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Gary, Handyman
Category: Home Improvement
Satisfied Customers: 246
Experience:  26 yrs in home repair/building - 15 yr in live theatre set design/building
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How do I convert a 220 volt circuit to 110 volt. We

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How do I convert a 220 volt circuit to 110 volt. We are converting to a gas cooktop from electric in our kitchen island, and I need a dedicated 110 volt to operate a new downdraft unit. We won't need the 220 volt feed used by our electric cooktop -- is it as easy as changing out the 220 circuit breaker to two 20 amp breakers?

Or, is it sufficient to just install a step-down voltage converter to be placed at the junction box in the kitchen island?

Mike in Bellevue

Hi Mike;

How many 220 wires do you have?

Do you have a fuse box or a circuit breaker box?

Customer: replied 10 years ago.
Reply to Gary's Post: Yes, we have a circuit breaker box -- actually three 220-volt circuits: furnace, dryer, and electric cooktop.

The cooktop circuit at the breaker box has two thick black insulated wires coming out of it -- as compared to the smaller single gauge black and red wires attached to our other 110 circuits.

At the kitchen island junction box, the thick wires are spliced in to connect to the cook top wiring. The thick black wire appears to be a large gauge wire or multiple strand wire to which a single smaller gauge wire is spliced in at that point.


Thank you for the information. In a 220 circuit there should be a minium of 3 wires for the older homes, and 4 for newer homes.

By the sound of what you have, you described 2 of your wires, now as for the 3rd is it bare strand wire or is it insulated?

2nd, is the wire size you have now the size of a pencil? (Aprox size) Furthermore, in relations to your stove, how hard would it be to run new 110 wire from the pannel box to your cook stove?

Customer: replied 10 years ago.
Reply to Gary's Post: Our home is 20 years old -- don't know whether you consider that newer or older.

The thick black wires coming out of the 220 breaker are about the thickness of a pencil.

Behind the breakers is a strip/bar with screws where other wires (whit and uninsualted copper)are attached -- I assume to be neutral and/or ground wires for the 110 circuits.

Also connected on that same bar closest to the 220 breaker is a pencil thick multi-strand (aluminum in appearance) wire, greyish covering in color. It is attached to the "grounding" bar at the top end where the 220 circuit is located.

I have thought about trying to run romex to create a new circuit, but it would be very difficult. I've been told by our kitchen remodel project manager that I could change out the circuit breaker, but he confessed he was not an electrician.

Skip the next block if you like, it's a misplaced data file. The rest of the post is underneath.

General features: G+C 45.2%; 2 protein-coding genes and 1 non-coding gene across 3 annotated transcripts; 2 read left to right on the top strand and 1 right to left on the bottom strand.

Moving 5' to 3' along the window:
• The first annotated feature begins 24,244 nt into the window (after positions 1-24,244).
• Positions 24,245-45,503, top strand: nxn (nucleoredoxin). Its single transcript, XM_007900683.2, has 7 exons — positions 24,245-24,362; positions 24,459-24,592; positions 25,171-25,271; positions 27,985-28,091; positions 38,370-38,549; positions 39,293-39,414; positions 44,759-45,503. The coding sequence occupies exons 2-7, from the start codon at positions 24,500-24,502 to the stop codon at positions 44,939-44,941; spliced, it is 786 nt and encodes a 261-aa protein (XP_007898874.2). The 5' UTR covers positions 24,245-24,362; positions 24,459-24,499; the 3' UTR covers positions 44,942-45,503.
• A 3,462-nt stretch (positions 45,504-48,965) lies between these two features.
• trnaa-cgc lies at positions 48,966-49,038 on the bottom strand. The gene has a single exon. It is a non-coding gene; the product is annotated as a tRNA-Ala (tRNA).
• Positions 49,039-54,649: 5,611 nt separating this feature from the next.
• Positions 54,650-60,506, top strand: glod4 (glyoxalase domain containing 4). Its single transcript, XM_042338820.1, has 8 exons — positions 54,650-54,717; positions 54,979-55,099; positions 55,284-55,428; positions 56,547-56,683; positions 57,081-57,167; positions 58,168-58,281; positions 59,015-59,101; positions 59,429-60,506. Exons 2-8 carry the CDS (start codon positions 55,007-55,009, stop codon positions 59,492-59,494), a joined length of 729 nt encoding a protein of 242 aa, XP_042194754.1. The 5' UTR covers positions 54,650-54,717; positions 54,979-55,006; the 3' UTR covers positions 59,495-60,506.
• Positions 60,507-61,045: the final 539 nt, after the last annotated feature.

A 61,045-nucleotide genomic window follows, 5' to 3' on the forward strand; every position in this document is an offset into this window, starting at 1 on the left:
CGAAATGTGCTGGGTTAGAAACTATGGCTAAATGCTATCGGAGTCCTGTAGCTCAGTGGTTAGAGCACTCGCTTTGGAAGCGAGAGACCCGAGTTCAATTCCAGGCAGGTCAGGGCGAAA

Ok, What you want can be done, but you may want to check your local electrical code to see if: 1 you can do the wiring, and 2, see if it's legal. Sometimes in visiting with an electrician can tell you, or even better you can hire one.

You need to remove the 220 breaker from the panel. Take off both wires. Depending on what size 110 wire size your stove requires you'll need to install a 15 amp for 14/2 wire and 20 amp for 12/2. Again check your code for proper wire sizing to breakers. Now you can take one of the wires you removed from the 220 breaker and attached it to the single pole 110 breaker. The other wire put a wire-nut on it, tape it on and mark it as abandoned, and where/what it is. That wire can be left sitting againt the inside of the panel box. Now the trick is you'll need to find the other end of the wire. If the wires are exposed where the stove is, and are separated from one another as to not touch each other or to ground, then turn on your breaker, and with a meter test the black wires with one meter line on the neutral. It it lights, or moves the meter it's hot. Turn off the breaker, and resume back to the stove. The wire not being used, wire-nut it, and tape & mark it as such. Now you can tie into the stove with the required 110 wiring for your stove. Tie the black to black, White to white (neutral) and green-bare wire to ground. As for the electrical box where you tied in the wiring, you'll need to put a cover plate on it so your new wire will have to come from the side of the box (if possible) or the cover plate will have to have a hole in the middle for a box connector.

Any thing else, let me know. Again check with you local electrical laws. If your state allows you to do the job yourself, remember that the bar behind the breakers are "live" and do treat electricity with respect.

Gary, Handyman
Category: Home Improvement
Satisfied Customers: 246
Experience: 26 yrs in home repair/building - 15 yr in live theatre set design/building
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Customer: replied 10 years ago.
Relist: I still need help.
Gary -- I need a quick follow-up. It sounds like I can be safer by turning off the main at the circuit breaker box.

Also, it seems I can make two 110 outlets by putting in two 110 circuit breakers in and connecting each wire to an outlet at the kitchen island junction box.


The other expert will get back with you he left a few things out

You need to use all 3 wires you have for a safe circuit hot netural and ground

Hi There,

Yes it is always safer by turning of the main breakers. Just remember that you will need to reset everything once the power is turned back on.

As for the other question, I was under the understanding you have four (4) wires, instead of three (3). If you have four wires, then what I stated earlier is fine, but if you have three wires, you'll need to take that third wire and use it as a netural so you would have as Glen stated Hot, Netural, and Ground.

Please let me know how it works.